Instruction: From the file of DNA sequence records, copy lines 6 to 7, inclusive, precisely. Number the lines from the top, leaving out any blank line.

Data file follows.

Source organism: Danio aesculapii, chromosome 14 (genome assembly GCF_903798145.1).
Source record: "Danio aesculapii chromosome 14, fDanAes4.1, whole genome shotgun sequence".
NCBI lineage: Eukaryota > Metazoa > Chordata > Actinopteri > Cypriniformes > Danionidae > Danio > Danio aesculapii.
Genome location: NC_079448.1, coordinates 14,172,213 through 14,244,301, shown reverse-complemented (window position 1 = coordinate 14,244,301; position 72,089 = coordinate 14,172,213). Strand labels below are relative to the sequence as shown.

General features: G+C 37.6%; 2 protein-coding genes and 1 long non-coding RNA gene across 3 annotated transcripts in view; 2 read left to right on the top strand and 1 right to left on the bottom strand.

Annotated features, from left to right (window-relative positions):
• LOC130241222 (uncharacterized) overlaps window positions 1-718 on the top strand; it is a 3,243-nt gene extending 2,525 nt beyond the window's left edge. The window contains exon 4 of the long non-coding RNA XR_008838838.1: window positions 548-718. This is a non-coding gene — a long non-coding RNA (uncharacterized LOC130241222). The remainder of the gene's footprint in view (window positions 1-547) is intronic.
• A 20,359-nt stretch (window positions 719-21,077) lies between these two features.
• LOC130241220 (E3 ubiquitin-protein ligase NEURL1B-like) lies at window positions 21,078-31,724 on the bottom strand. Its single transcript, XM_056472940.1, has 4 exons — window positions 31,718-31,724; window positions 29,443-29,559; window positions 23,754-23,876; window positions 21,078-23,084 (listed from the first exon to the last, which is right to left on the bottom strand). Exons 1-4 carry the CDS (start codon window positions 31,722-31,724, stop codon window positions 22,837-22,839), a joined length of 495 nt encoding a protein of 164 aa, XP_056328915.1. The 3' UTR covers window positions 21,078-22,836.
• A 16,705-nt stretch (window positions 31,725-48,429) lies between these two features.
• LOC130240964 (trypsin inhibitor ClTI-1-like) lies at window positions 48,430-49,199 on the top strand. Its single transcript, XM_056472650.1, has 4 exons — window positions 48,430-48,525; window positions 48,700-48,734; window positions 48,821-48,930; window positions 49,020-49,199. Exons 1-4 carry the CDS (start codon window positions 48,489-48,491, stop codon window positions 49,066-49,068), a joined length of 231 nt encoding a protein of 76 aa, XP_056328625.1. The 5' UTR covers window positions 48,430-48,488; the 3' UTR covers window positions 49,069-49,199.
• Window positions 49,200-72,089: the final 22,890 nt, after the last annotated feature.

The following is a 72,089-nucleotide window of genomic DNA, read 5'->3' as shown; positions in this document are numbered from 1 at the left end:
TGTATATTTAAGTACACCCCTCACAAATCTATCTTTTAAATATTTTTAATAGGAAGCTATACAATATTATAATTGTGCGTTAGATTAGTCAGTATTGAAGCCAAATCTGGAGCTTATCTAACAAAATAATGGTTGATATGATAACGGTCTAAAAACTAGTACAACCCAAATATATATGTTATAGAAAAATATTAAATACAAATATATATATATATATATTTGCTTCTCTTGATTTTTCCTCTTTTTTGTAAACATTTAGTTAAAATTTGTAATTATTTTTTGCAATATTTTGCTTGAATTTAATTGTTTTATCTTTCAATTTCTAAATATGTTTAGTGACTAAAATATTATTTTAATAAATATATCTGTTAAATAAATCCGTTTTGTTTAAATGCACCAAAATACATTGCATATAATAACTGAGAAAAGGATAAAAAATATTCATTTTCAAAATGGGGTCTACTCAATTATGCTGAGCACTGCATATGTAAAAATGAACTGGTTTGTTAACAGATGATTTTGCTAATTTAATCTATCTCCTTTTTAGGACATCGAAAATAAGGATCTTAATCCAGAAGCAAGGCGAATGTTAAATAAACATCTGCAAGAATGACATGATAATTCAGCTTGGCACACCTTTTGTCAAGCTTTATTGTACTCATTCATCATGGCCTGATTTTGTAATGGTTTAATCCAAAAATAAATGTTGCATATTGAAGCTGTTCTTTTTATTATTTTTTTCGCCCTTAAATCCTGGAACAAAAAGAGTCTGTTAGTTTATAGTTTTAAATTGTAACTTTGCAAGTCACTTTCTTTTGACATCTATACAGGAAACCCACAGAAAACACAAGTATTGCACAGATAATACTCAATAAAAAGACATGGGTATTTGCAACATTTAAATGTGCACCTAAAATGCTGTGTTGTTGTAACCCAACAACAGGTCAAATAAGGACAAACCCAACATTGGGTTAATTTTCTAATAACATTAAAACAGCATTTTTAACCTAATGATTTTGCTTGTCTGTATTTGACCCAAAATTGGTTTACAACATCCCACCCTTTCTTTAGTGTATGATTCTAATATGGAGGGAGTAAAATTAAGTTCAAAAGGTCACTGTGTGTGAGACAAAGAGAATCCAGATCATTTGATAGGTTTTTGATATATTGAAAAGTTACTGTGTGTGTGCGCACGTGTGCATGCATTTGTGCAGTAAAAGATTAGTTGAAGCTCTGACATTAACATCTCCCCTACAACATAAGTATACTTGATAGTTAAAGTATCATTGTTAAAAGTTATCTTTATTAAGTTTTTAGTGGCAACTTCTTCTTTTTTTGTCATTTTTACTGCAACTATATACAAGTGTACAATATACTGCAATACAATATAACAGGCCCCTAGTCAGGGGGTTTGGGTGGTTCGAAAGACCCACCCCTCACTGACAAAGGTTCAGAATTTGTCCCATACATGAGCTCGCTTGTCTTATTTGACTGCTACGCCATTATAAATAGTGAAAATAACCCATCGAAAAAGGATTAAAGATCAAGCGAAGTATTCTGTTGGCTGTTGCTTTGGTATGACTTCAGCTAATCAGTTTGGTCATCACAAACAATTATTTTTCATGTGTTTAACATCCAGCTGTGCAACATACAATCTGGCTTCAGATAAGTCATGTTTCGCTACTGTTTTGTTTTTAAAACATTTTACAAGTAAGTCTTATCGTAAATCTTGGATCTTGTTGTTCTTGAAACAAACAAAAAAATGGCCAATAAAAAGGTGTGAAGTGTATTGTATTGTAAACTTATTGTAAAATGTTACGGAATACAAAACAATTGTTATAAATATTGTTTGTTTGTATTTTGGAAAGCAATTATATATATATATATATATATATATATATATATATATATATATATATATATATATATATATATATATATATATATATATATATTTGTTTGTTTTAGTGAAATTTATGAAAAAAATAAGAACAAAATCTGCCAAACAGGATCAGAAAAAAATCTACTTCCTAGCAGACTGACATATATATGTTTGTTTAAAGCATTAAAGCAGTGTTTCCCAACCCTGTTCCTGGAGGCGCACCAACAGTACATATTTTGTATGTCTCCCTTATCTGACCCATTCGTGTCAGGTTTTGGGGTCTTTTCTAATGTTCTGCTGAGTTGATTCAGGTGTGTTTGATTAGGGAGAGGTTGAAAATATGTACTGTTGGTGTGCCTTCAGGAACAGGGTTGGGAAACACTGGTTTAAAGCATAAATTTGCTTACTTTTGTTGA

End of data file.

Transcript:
Annotated features, from left to right (window-relative positions):
• LOC130241222 (uncharacterized) overlaps window positions 1-718 on the top strand; it is a 3,243-nt gene extending 2,525 nt beyond the window's left edge. The window contains exon 4 of the long non-coding RNA XR_008838838.1: window positions 548-718. This is a non-coding gene — a long non-coding RNA (uncharacterized LOC130241222). The remainder of the gene's footprint in view (window positions 1-547) is intronic.